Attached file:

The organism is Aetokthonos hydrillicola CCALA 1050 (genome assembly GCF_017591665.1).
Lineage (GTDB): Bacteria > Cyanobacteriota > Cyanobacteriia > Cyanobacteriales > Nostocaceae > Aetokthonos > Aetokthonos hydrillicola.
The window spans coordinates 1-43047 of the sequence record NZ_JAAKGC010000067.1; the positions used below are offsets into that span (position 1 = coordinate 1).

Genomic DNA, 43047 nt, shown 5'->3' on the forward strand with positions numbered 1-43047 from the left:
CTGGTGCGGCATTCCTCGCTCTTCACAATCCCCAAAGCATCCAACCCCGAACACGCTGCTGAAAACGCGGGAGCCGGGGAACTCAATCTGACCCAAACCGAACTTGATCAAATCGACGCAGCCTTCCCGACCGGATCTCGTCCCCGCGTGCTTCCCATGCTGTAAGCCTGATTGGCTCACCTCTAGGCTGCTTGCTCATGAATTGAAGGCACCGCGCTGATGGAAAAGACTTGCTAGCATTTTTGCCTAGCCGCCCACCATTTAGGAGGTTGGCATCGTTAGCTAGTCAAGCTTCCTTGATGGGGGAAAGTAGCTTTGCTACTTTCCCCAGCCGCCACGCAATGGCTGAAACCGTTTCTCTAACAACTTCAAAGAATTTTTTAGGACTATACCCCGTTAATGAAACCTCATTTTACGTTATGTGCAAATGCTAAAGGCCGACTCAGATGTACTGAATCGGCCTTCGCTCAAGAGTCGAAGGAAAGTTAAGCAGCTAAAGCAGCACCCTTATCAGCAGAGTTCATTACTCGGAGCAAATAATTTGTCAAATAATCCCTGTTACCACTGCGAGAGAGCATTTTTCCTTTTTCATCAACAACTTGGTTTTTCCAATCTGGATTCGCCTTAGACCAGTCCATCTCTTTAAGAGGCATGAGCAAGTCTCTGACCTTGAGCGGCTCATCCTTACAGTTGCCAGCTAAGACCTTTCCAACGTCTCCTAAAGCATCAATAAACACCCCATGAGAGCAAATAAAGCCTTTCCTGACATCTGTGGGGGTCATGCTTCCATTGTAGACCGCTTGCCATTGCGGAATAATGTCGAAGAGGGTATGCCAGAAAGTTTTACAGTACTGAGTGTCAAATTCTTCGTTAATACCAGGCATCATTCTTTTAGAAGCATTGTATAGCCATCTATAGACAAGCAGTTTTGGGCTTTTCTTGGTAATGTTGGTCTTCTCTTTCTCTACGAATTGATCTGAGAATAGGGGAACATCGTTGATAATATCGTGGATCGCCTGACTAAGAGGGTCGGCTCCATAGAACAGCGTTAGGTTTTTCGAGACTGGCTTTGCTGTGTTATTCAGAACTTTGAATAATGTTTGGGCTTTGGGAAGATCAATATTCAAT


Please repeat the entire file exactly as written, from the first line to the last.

The organism is Aetokthonos hydrillicola CCALA 1050 (genome assembly GCF_017591665.1).
Lineage (GTDB): Bacteria > Cyanobacteriota > Cyanobacteriia > Cyanobacteriales > Nostocaceae > Aetokthonos > Aetokthonos hydrillicola.
The window spans coordinates 1-43047 of the sequence record NZ_JAAKGC010000067.1; the positions used below are offsets into that span (position 1 = coordinate 1).

Genomic DNA, 43047 nt, shown 5'->3' on the forward strand with positions numbered 1-43047 from the left:
CTGGTGCGGCATTCCTCGCTCTTCACAATCCCCAAAGCATCCAACCCCGAACACGCTGCTGAAAACGCGGGAGCCGGGGAACTCAATCTGACCCAAACCGAACTTGATCAAATCGACGCAGCCTTCCCGACCGGATCTCGTCCCCGCGTGCTTCCCATGCTGTAAGCCTGATTGGCTCACCTCTAGGCTGCTTGCTCATGAATTGAAGGCACCGCGCTGATGGAAAAGACTTGCTAGCATTTTTGCCTAGCCGCCCACCATTTAGGAGGTTGGCATCGTTAGCTAGTCAAGCTTCCTTGATGGGGGAAAGTAGCTTTGCTACTTTCCCCAGCCGCCACGCAATGGCTGAAACCGTTTCTCTAACAACTTCAAAGAATTTTTTAGGACTATACCCCGTTAATGAAACCTCATTTTACGTTATGTGCAAATGCTAAAGGCCGACTCAGATGTACTGAATCGGCCTTCGCTCAAGAGTCGAAGGAAAGTTAAGCAGCTAAAGCAGCACCCTTATCAGCAGAGTTCATTACTCGGAGCAAATAATTTGTCAAATAATCCCTGTTACCACTGCGAGAGAGCATTTTTCCTTTTTCATCAACAACTTGGTTTTTCCAATCTGGATTCGCCTTAGACCAGTCCATCTCTTTAAGAGGCATGAGCAAGTCTCTGACCTTGAGCGGCTCATCCTTACAGTTGCCAGCTAAGACCTTTCCAACGTCTCCTAAAGCATCAATAAACACCCCATGAGAGCAAATAAAGCCTTTCCTGACATCTGTGGGGGTCATGCTTCCATTGTAGACCGCTTGCCATTGCGGAATAATGTCGAAGAGGGTATGCCAGAAAGTTTTACAGTACTGAGTGTCAAATTCTTCGTTAATACCAGGCATCATTCTTTTAGAAGCATTGTATAGCCATCTATAGACAAGCAGTTTTGGGCTTTTCTTGGTAATGTTGGTCTTCTCTTTCTCTACGAATTGATCTGAGAATAGGGGAACATCGTTGATAATATCGTGGATCGCCTGACTAAGAGGGTCGGCTCCATAGAACAGCGTTAGGTTTTTCGAGACTGGCTTTGCTGTGTTATTCAGAACTTTGAATAATGTTTGGGCTTTGGGAAGATCAATATTCAAT